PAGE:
When you log in to a website and start surfing, why don’t you need to type in your password for every subsequent request? JWT is a very likely reason for that. It allows information transmission and authorization in a simple format. However, sometimes it is implemented incorrectly and that can lead to security vulnerabilities. Luckily, there are tools out there to help us with that.
This week, we’re going to check out JWT_Tool and how we can use it to find misconfigurations in JWT implementations. Are you ready to take a deep dive into this amazing tool?
What is JWT?
When looking at HTTP requests, you’ve most likely seen something like this in the headers:
This is a JWT token. Every token consists of three parts delimited by a
., where every part is base64 encoded data. The first section is the header, which contains claims about the algorithm being used for signing or encrypting and much more. If we decode a header, it may look like this:
The body, on the other hand, contains the actual data we’re trying to pass on to the server. It may contain things like username, permissions, and more. Note that these can be read very easily but can’t be modified by the user. This is because the last part of the token contains a signature. This last part is used to ensure that no changes were made to the token. If the server receives a token, it can recalculate the signature and compare it to the one provided, only if they match, will the server know that no modifications occurred and that it can continue processing the request.
What is JWT_Tool?
JWT_Tool is a toolkit for validating, forging, scanning, and tampering with JWT tokens written in Python. We can use it to perform some reconnaissance by viewing the token’s claims, run an active scan against the endpoint to try and find misconfigurations, fuzz applications, crack weak secrets, and much more!
In simpler terms, JWT_Tool is the way to go when assessing the security of systems using JWT. Continue reading to find out how to run JWT_Tool and how to find vulnerabilities.
How to install?
Let’s start playing around with this amazing tool. To get a local installation up and running, all you have to do is clone the repository from here and install the Python dependencies using
python3 -m pip install termcolor cprint pycryptodomex requests
It truly is as easy as that and you’ve set everything up to get hunting!
Playing around with the tool
Viewing the token
The easiest action to perform is to view the headers and payload values of your token. This can very easily be done through
python3 jwt_tool.py <<JWT_TOKEN>>
Tampering with the token
Now that we can view the token, we can also start to tamper with it by changing values. The following command allows us to do this.
python3 jwt_tool.py <<JWT_TOKEN>> -T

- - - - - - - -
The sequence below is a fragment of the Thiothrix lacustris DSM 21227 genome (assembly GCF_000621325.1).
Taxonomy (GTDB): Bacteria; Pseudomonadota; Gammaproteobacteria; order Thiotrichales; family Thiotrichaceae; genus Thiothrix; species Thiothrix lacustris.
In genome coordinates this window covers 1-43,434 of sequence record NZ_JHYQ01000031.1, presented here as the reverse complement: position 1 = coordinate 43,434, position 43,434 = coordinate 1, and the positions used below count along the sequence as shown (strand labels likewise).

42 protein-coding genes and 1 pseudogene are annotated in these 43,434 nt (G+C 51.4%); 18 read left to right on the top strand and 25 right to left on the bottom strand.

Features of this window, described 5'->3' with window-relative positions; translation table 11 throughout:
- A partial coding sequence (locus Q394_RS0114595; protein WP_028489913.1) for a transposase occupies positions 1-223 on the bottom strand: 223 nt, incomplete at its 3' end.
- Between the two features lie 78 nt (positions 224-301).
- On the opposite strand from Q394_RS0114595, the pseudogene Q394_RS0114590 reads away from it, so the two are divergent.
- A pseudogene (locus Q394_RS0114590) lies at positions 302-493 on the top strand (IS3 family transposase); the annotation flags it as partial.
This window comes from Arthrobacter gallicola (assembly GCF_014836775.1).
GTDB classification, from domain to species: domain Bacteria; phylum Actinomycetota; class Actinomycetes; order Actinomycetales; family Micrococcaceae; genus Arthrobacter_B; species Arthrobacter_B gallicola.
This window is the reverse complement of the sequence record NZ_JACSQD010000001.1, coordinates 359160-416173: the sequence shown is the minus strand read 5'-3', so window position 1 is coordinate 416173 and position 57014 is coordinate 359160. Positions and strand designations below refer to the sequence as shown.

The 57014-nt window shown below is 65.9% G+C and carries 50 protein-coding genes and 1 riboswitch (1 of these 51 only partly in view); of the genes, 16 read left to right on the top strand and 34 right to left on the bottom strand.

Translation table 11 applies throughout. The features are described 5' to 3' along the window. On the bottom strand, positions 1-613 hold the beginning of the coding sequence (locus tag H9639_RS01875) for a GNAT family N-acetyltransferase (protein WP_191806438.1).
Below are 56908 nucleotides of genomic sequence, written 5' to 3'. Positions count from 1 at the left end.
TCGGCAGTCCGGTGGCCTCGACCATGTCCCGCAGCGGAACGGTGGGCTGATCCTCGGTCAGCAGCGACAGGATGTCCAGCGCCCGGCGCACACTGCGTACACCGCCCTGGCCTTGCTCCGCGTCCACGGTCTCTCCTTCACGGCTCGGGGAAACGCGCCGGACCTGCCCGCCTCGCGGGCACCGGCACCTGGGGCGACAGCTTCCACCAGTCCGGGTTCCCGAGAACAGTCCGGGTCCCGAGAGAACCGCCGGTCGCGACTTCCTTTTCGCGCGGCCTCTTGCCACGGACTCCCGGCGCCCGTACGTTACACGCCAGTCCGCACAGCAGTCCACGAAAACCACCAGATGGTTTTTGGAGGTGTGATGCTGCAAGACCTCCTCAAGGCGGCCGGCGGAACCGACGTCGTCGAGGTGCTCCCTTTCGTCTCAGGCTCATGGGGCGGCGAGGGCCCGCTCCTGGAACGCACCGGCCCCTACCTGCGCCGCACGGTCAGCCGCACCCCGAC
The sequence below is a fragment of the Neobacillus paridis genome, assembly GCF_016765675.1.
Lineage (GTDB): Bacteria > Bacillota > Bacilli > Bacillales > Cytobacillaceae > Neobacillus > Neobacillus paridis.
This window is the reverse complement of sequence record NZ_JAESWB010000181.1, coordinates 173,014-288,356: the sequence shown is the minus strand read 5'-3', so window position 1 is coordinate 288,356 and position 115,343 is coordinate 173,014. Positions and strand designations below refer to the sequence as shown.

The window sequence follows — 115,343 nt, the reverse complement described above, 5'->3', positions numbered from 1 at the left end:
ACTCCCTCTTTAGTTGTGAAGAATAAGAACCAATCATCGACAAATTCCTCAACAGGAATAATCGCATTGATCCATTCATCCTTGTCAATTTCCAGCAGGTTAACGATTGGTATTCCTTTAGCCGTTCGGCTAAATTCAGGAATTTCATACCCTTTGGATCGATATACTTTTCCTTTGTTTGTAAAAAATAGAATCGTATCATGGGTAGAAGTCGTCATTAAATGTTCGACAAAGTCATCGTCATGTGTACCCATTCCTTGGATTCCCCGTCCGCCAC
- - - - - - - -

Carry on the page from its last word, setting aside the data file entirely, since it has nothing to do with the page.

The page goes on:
Note that in this case, we’re not resigning the token. However, use the
-S option to add a signature if you have the required information available. Using the
-X option, we can attempt some popular exploits such as injecting or spoofing the JWKS file, setting the algorithm to none, or performing a key confusion attack.
Cracking the secret key
If you’ve identified that the algorithm being used is HMAC, you may have some luck in attempting to crack the secret key. JWT_Tool can do just that using the following command.
python3 jwt_tool.py <<JWT_TOKEN>> -C -d <<DICT_FILE>>
None algorithm attack – CVE-2015-9235
This attack targets an option in the JWT standard for producing unsigned keys. The output literally omits any signature portion after the second dot. Due to weaknesses in some libraries or server configurations, a service may read our tampered request, see that it does not need to be signed, and then just accept it on trust. This can be exploited using JWT_Tool with the
-X a option.
RS256 to HS256 Key Confusion Attack – CVE-2016-5431
This attack plays around with the fact that some libraries use the same variable name for the secret that signs/verifies the HMAC symmetric encryption and the secret that contains the Public Key used for verifying an RSA-signed token. By tweaking the algorithm to an HMAC variant (HS256/HS384/HS512) and signing it using the publicly available Public Key we can trick the service into verifying the HMAC token using the hard-coded Public Key in the secret variable.
In JWT_Tool this can be very easily tested by providing the token and a public key.
python3 jwt_tool.py <<JWT_TOKEN>> -X k -pk <<PUBKEY.PEM>>
JWT_Tool is an extremely powerful toolset that will greatly increase your efficiency while searching for vulnerabilities in JWT implementations.
If you would like to recommend a tool for us to cover next week, then be sure to let us know down below. Also be sure to check out all the previous Hacker Tools articles, such as the last one on Aquatone.
Did you know that there is a video accompanying this article? Check out the playlist!